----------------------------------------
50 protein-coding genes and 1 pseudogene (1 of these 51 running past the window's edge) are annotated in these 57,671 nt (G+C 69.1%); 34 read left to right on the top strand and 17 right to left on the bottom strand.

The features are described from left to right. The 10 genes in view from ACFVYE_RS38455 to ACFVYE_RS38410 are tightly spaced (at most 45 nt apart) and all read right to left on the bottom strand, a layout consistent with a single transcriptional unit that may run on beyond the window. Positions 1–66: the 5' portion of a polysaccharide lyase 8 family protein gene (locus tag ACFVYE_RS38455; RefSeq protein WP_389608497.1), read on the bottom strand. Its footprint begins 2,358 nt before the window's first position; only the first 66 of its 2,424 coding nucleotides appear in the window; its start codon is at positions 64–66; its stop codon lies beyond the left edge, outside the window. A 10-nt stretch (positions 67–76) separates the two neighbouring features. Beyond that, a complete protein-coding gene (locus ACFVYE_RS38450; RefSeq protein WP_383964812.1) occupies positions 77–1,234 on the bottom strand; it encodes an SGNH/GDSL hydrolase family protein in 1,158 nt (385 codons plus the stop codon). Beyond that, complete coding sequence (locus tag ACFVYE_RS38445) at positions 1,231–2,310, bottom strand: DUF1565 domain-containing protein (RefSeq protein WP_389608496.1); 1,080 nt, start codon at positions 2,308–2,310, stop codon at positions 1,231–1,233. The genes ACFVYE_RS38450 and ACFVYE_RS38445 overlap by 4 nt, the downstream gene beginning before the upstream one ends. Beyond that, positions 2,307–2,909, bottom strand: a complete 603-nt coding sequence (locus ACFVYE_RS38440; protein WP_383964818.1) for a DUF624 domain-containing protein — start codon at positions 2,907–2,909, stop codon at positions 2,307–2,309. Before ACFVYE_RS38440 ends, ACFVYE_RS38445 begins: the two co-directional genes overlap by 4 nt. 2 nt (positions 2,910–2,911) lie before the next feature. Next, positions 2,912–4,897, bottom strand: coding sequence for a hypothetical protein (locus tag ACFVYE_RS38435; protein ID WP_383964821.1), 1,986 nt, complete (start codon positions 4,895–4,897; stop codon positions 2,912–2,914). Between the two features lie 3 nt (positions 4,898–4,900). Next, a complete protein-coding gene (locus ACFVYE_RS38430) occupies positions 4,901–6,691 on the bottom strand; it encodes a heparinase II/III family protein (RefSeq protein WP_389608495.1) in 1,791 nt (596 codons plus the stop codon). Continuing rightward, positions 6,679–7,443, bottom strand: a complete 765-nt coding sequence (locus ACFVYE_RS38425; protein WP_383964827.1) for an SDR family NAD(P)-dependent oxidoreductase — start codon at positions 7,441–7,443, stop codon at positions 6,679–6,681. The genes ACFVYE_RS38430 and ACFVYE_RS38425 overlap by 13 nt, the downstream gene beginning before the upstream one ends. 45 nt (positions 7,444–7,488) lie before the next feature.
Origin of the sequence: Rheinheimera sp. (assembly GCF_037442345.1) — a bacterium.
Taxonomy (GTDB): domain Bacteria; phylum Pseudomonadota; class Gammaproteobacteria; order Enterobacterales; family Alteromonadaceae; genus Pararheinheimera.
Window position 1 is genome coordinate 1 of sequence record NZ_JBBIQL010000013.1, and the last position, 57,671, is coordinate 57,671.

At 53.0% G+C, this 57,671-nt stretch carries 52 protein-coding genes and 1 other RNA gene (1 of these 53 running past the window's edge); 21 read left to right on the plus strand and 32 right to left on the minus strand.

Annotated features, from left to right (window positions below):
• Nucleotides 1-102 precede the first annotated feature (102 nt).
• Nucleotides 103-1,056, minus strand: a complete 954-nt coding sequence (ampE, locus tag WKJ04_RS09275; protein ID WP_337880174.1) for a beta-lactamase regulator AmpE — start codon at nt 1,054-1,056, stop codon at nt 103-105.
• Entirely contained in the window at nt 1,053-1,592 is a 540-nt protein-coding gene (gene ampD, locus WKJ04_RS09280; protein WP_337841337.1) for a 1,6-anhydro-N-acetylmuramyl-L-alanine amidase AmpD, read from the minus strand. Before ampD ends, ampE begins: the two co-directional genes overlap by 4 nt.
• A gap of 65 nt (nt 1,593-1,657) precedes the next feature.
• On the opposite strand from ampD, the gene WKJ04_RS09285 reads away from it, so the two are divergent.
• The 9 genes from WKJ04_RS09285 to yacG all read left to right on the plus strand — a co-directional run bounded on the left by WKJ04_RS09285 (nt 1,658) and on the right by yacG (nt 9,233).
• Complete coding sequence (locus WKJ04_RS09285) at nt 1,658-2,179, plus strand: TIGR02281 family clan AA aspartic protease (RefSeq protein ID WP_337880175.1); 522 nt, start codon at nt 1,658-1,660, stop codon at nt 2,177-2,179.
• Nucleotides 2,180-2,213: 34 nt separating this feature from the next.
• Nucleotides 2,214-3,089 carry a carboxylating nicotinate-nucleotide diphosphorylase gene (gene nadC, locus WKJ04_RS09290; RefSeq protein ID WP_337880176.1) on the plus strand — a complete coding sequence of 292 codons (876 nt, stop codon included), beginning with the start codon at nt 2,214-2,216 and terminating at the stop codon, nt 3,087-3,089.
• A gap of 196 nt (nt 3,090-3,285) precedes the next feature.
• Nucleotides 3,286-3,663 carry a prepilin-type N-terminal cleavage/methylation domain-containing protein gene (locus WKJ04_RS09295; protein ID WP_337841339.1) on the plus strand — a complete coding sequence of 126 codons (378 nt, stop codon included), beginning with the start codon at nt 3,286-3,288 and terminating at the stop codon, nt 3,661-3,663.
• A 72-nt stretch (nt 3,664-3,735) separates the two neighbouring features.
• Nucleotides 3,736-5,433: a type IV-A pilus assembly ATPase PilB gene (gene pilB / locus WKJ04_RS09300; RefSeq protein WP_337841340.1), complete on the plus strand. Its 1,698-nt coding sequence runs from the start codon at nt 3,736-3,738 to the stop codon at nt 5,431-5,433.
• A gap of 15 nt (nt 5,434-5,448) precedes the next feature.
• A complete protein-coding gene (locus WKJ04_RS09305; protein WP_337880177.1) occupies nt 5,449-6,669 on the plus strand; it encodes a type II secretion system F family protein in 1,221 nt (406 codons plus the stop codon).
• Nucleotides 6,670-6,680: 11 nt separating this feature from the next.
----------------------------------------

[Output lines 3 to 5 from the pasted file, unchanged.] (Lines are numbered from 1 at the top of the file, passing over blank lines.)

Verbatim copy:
Origin of the sequence: Rheinheimera sp. (assembly GCF_037442345.1) — a bacterium.
Taxonomy (GTDB): domain Bacteria; phylum Pseudomonadota; class Gammaproteobacteria; order Enterobacterales; family Alteromonadaceae; genus Pararheinheimera.
Window position 1 is genome coordinate 1 of sequence record NZ_JBBIQL010000013.1, and the last position, 57,671, is coordinate 57,671.